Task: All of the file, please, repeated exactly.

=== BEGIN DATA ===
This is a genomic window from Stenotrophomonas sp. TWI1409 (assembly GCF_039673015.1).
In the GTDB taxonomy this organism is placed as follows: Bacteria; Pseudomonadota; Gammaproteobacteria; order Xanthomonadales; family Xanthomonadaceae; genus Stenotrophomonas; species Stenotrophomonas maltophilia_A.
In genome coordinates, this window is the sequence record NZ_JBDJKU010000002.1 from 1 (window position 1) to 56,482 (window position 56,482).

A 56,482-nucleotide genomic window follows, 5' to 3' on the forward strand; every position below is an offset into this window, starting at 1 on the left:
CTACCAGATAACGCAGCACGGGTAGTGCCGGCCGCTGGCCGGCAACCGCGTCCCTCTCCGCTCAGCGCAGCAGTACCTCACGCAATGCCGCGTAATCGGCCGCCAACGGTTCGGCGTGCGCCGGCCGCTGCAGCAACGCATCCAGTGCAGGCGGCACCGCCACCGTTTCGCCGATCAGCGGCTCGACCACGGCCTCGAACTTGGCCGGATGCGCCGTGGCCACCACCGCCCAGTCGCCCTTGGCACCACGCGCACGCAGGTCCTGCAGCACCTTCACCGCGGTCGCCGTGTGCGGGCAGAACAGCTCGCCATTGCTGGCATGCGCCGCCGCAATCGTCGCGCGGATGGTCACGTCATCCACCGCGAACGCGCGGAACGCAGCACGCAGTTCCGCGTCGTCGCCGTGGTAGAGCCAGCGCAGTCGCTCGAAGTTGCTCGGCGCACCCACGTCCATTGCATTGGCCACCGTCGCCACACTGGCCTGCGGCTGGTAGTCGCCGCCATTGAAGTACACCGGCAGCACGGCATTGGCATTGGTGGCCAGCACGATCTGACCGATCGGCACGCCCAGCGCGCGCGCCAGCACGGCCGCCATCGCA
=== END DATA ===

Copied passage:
This is a genomic window from Stenotrophomonas sp. TWI1409 (assembly GCF_039673015.1).
In the GTDB taxonomy this organism is placed as follows: Bacteria; Pseudomonadota; Gammaproteobacteria; order Xanthomonadales; family Xanthomonadaceae; genus Stenotrophomonas; species Stenotrophomonas maltophilia_A.
In genome coordinates, this window is the sequence record NZ_JBDJKU010000002.1 from 1 (window position 1) to 56,482 (window position 56,482).

A 56,482-nucleotide genomic window follows, 5' to 3' on the forward strand; every position below is an offset into this window, starting at 1 on the left:
CTACCAGATAACGCAGCACGGGTAGTGCCGGCCGCTGGCCGGCAACCGCGTCCCTCTCCGCTCAGCGCAGCAGTACCTCACGCAATGCCGCGTAATCGGCCGCCAACGGTTCGGCGTGCGCCGGCCGCTGCAGCAACGCATCCAGTGCAGGCGGCACCGCCACCGTTTCGCCGATCAGCGGCTCGACCACGGCCTCGAACTTGGCCGGATGCGCCGTGGCCACCACCGCCCAGTCGCCCTTGGCACCACGCGCACGCAGGTCCTGCAGCACCTTCACCGCGGTCGCCGTGTGCGGGCAGAACAGCTCGCCATTGCTGGCATGCGCCGCCGCAATCGTCGCGCGGATGGTCACGTCATCCACCGCGAACGCGCGGAACGCAGCACGCAGTTCCGCGTCGTCGCCGTGGTAGAGCCAGCGCAGTCGCTCGAAGTTGCTCGGCGCACCCACGTCCATTGCATTGGCCACCGTCGCCACACTGGCCTGCGGCTGGTAGTCGCCGCCATTGAAGTACACCGGCAGCACGGCATTGGCATTGGTGGCCAGCACGATCTGACCGATCGGCACGCCCAGCGCGCGCGCCAGCACGGCCGCCATCGCA